I'm glad to see that you have that notch in the foreground plane that I fought to keep in my painting. Now use a little yellow-green (or green with yellow over it) for some grassy strokes that come all the way off the bottom of the paper.

Overall, I'm really pleased that you have a good range of values (needing just a bit more dark), you've seen all the principles of how to build sky and clouds, and you have a really credible landscape here with good depth. I hope you're happy--and that my comments are of some help.


03-02-2009, 06:30 AM
Hi Deborah,

I'd like to start by first thanking you for your generosity in creating this thread and then for your extremely kind comments.

This is my first time working with the Wallis paper and I was really amazed at how the layering works on this paper. You can just keep adding and adding pastel and it just takes it.

The sky blend is really my fault. I was using the Sennelier's for this and in the bottom, lighter portion, I had two lights I could work with but then there was a big jump to the top color and I couldn't get the blend to where it should be. I'll add a couple of blues, to the ever expanding collection, to try and cover that range. It was in the sky that I really noticed the build up of layers that could be done as I tried for that blend but didn't get it.

There were two things that you mentioned on the DVD that I have embedded into my mind. One was to create greys by overlaying other colors. I'll have to experiment to see what combinations will work but the colors on the DVD were just right for those clouds and I pretty much had those shades so that was really neat when the grey's appeared out of the combination. The second thing was that you suggested to not start with the color that you want to be the final color but to work up to it over a few layers. I didn't adhere to that advice as strongly as I should. I used it in the clouds, and on the main mountain mostly. And for me, that mountain and the clouds are my best parts in this painting.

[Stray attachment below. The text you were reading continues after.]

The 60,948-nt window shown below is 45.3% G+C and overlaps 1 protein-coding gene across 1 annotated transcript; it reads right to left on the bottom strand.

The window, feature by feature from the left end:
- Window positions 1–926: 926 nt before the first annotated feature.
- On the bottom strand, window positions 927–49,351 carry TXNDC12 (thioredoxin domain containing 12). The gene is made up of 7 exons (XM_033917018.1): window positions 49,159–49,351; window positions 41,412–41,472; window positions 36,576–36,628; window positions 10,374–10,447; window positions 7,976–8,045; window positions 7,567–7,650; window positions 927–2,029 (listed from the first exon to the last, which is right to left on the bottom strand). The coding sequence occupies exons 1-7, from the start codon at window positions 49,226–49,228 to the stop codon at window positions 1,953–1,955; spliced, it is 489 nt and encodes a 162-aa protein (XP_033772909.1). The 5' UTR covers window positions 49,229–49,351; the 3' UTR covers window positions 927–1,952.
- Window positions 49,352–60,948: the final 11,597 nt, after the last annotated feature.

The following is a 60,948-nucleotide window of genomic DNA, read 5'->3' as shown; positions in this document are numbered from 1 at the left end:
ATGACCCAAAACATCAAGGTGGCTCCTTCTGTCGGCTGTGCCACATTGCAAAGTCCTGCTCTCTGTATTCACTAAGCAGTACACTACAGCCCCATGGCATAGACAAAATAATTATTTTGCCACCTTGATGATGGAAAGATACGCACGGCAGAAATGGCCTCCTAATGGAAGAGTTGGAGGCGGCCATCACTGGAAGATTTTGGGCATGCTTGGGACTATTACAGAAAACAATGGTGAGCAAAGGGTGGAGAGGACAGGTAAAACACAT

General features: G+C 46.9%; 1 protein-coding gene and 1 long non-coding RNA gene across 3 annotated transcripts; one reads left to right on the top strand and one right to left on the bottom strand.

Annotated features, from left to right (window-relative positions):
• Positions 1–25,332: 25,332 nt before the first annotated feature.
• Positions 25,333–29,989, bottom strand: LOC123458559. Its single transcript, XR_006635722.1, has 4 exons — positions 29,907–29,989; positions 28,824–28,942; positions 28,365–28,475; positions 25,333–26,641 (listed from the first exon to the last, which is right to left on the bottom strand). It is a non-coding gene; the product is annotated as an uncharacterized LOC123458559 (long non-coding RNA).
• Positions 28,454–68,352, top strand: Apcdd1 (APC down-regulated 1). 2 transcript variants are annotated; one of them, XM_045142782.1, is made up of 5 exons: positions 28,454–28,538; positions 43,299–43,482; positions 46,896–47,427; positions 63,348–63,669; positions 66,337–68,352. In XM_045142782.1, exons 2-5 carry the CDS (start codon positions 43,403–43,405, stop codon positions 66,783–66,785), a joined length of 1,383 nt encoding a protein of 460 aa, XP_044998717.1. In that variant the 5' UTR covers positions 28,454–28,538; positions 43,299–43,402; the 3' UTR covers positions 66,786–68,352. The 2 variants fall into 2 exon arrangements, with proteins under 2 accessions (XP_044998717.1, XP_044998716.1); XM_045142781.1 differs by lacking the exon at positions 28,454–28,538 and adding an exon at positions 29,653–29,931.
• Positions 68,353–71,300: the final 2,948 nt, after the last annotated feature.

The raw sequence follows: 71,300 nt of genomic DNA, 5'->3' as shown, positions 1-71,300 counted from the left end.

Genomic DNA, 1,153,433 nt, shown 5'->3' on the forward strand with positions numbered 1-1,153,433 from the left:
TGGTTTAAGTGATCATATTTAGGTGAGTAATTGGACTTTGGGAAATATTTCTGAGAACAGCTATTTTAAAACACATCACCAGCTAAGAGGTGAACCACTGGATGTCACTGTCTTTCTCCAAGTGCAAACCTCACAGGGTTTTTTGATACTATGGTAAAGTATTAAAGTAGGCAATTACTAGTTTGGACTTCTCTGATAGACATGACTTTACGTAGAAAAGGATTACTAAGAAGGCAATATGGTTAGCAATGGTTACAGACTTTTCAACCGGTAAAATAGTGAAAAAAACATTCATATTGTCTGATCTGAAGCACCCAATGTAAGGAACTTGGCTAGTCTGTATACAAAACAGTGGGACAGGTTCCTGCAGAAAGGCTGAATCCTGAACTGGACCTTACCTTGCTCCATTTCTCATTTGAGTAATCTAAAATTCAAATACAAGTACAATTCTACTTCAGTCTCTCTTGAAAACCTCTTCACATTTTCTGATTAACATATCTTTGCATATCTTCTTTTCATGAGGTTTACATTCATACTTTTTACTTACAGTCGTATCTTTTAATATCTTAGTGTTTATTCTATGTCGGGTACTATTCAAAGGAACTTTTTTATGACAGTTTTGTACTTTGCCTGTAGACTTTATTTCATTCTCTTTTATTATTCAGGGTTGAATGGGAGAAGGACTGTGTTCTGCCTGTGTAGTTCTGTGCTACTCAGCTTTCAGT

I didn't have a really dark green for the trees and here's where I should have followed the "don't start with the final color" advice more closely. I had other darks, and even black as you suggested, but got locked onto "green" and just didn't follow through very well here. I tried lightening the green hills behind, as you suggested, but just got too timid and didn't get it done.

I think your excellent suggestion for the foreground would really enhance the painting. I also lost that notch while working on the painting and added it back in. Very similar to the DVD.

Again, thank you very much for your comments and the two DVD's are really great and I highly recommend them. I will be viewing them over a few more times and probably do another version of the landscape and try the "shadow" one.


Deborah Secor
03-06-2009, 04:45 PM
Kewl, Steve! I'm so glad some of the things I said stuck with you. Keep going. It's like I told my husband years ago when he wanted to learn how to ride horses (a former pastime of mine)--once you know the basics you need to just go out and get some miles in the saddle. That's what teaches us best, don't you think? So, if you do give that second version a go, don't hesitate to post it here. If I don't respond, send off a PM to me and give me a link--and that goes for anyone! I'm happy to help out. :wave: